• The Battle Scarred Walls of Fort Pulaski

    Fort Pulaski

    National Monument Georgia

Mammals

White-tailed deer

White-tailed Deer
Fort Pulaski National Monument supports a thriving population of white-tailed deer which can be seen grazing in the early morning and late afternoon throughout Cockspur Island.

 
Raccoon on Cockspur Island
Raccoons
Raccoons also inhabit Fort Pulaski National Monument and can be viewed throughout the park grounds, often enjoying a visit to the picnic area after hours.
 
Bottlenose dolphin off Cockspur Island

Bottlenose Dolphin
Keep a close watch on the Savannah River! You might catch a glimpse of Bottlenose Dolphins swimming the channels around Cockspur Island, as well as off the beaches of Tybee Island.

 
Otter

Otter
The River Otter has a streamlined, muscular body with short legs, webbed toes and a long muscular tail. A river otter’s tail makes up 30 to 40% of the total length of its body. The river otter has a round, small head, short yet powerful legs, and large whiskers. Otters can sometimes be seen along the Savannah River off Cockspur Island.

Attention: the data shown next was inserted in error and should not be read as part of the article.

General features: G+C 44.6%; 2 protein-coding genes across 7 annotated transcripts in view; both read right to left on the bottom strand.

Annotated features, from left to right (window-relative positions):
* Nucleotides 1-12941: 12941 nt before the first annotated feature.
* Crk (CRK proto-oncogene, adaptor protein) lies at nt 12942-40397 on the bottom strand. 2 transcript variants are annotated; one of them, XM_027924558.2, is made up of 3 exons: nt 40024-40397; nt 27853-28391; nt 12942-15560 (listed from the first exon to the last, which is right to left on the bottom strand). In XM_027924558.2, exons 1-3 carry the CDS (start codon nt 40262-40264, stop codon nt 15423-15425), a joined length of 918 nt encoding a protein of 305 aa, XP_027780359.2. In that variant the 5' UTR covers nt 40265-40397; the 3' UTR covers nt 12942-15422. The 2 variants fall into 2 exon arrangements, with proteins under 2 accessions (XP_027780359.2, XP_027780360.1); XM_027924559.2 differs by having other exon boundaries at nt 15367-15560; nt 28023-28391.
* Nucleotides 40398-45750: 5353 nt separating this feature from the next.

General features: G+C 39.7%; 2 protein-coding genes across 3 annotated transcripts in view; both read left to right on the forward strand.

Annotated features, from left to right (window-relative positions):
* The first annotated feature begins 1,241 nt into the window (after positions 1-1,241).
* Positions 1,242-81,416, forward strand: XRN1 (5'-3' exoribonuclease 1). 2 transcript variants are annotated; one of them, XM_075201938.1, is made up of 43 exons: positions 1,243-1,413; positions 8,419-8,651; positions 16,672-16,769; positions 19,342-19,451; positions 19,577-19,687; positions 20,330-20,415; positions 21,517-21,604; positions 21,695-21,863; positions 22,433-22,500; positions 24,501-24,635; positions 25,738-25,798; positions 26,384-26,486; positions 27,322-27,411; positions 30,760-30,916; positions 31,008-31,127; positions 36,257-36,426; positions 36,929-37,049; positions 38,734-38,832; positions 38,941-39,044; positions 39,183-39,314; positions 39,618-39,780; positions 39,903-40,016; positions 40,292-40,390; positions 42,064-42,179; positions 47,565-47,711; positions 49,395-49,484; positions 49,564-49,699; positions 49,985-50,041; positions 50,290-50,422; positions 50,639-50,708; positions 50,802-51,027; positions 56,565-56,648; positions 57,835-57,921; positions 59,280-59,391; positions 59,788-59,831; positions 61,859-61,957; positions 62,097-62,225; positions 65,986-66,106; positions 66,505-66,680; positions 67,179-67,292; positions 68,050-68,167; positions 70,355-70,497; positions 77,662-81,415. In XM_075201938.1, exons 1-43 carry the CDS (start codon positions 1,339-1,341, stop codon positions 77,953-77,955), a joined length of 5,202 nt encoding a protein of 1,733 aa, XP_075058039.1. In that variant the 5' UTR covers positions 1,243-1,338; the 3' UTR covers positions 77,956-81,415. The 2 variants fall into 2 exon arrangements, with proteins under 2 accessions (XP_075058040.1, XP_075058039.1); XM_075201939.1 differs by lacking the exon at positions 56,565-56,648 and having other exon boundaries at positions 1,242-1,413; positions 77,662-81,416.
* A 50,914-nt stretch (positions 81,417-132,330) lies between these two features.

Mink

Mink
A mink is any of several furry, dark-colored, semi-aquatic, carnivorousmammals of the family Mustelidae, which also includes weasels and otters. It is naturally found in North America, and can be seen along the banks of the Savannah River as well as close to the fort’s moat.

 
Bobcat
The bobcat is the smallest member of the lynx group, weighing from 15-30 pounds with a body length of 2-4 feet, depending on its location. Its name is derived from its 6" tail which tipped white, or bobbed white. The bobcat's thick fur is a reddish-brown to brownish-gray with small dark spots. The bobcat has long legs and runs in excess of 15mph, and can leap over 12 feet, which helps it catch its prey. Bobcats sometimes make their ways to Cockspur Island, yet remain illusive to human contact.

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